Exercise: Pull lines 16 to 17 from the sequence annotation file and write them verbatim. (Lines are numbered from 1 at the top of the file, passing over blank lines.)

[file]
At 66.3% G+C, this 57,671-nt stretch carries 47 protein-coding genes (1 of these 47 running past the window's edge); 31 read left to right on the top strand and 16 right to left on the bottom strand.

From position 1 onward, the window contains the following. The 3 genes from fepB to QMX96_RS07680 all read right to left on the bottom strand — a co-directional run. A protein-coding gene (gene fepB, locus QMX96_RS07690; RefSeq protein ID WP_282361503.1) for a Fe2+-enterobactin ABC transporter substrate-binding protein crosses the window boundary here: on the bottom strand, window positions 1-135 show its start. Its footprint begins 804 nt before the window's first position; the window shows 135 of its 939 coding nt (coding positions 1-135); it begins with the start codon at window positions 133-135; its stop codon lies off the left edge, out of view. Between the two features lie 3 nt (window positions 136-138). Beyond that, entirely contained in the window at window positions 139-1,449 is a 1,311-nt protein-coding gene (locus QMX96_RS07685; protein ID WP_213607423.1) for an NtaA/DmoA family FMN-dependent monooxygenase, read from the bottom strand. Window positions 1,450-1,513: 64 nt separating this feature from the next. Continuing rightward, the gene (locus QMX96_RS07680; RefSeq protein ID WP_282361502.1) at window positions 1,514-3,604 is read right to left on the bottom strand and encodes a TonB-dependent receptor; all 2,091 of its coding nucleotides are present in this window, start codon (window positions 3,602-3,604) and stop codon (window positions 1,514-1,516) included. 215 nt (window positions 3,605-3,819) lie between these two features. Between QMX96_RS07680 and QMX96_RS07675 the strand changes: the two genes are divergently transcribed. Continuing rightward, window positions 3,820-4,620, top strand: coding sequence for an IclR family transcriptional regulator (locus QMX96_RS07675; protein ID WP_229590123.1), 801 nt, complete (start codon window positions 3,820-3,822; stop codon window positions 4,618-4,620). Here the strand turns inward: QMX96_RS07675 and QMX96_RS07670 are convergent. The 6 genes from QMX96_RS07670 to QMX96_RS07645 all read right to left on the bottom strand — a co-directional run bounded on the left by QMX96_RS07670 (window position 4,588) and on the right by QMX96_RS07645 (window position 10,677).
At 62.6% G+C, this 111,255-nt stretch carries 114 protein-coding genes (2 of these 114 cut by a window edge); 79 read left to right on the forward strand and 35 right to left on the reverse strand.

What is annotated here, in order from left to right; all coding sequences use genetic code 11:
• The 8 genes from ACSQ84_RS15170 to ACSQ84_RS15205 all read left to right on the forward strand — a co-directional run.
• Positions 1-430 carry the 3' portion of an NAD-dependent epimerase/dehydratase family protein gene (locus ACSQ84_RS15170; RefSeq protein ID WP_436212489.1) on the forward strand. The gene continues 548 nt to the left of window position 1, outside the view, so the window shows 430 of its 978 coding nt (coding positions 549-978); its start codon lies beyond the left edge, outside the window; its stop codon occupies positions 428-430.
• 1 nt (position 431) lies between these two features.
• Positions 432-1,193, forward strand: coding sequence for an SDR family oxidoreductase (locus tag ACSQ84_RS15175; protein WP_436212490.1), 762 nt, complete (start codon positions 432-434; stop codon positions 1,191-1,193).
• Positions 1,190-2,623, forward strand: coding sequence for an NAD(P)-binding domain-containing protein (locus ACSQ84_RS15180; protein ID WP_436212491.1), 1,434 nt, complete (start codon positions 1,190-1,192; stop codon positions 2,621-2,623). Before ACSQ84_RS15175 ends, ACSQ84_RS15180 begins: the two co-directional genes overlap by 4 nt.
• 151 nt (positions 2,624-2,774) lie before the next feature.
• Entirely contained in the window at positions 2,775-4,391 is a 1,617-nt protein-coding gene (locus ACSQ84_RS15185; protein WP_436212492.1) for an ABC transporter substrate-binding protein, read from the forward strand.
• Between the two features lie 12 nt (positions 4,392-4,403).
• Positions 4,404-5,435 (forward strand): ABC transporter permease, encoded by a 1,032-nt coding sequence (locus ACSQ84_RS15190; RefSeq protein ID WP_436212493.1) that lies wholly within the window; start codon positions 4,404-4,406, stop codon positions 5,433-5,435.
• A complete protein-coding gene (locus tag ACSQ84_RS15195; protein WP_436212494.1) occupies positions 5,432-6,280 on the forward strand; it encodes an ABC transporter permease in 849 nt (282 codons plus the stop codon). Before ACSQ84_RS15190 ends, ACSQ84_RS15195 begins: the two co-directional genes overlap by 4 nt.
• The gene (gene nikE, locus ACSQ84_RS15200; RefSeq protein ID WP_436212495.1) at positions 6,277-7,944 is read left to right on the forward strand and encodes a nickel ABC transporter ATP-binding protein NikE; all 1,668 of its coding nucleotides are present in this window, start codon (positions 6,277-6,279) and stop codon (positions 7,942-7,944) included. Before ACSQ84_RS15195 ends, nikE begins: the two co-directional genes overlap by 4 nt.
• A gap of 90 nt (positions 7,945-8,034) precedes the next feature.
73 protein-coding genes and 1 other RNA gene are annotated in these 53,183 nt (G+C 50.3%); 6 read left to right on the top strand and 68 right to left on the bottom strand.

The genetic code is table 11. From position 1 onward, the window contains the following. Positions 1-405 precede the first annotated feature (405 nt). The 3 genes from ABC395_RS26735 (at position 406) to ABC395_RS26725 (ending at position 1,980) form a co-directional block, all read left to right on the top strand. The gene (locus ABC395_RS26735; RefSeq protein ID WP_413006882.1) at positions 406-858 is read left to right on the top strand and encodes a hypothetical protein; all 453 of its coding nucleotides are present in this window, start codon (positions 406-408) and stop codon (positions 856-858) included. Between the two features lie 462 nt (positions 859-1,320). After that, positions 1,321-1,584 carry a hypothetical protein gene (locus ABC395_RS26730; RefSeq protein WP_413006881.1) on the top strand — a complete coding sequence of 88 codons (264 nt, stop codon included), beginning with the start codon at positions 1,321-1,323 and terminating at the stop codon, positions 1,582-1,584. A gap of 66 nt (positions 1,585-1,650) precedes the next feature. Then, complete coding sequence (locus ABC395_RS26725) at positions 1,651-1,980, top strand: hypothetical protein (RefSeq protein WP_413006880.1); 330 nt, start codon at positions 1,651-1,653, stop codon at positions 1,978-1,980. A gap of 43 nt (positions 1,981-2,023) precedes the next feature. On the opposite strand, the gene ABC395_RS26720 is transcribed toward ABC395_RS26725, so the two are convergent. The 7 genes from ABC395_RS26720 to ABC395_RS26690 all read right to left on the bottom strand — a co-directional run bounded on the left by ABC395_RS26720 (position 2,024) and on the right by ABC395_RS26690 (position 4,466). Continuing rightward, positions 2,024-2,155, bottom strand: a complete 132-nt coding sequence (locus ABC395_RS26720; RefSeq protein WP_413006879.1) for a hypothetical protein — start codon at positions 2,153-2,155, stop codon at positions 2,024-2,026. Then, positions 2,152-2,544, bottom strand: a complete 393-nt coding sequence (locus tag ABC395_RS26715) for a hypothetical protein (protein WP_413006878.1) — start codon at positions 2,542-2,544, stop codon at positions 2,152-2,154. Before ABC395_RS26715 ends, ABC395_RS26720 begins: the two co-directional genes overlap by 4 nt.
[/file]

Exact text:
• A gap of 90 nt (positions 7,945-8,034) precedes the next feature.
73 protein-coding genes and 1 other RNA gene are annotated in these 53,183 nt (G+C 50.3%); 6 read left to right on the top strand and 68 right to left on the bottom strand.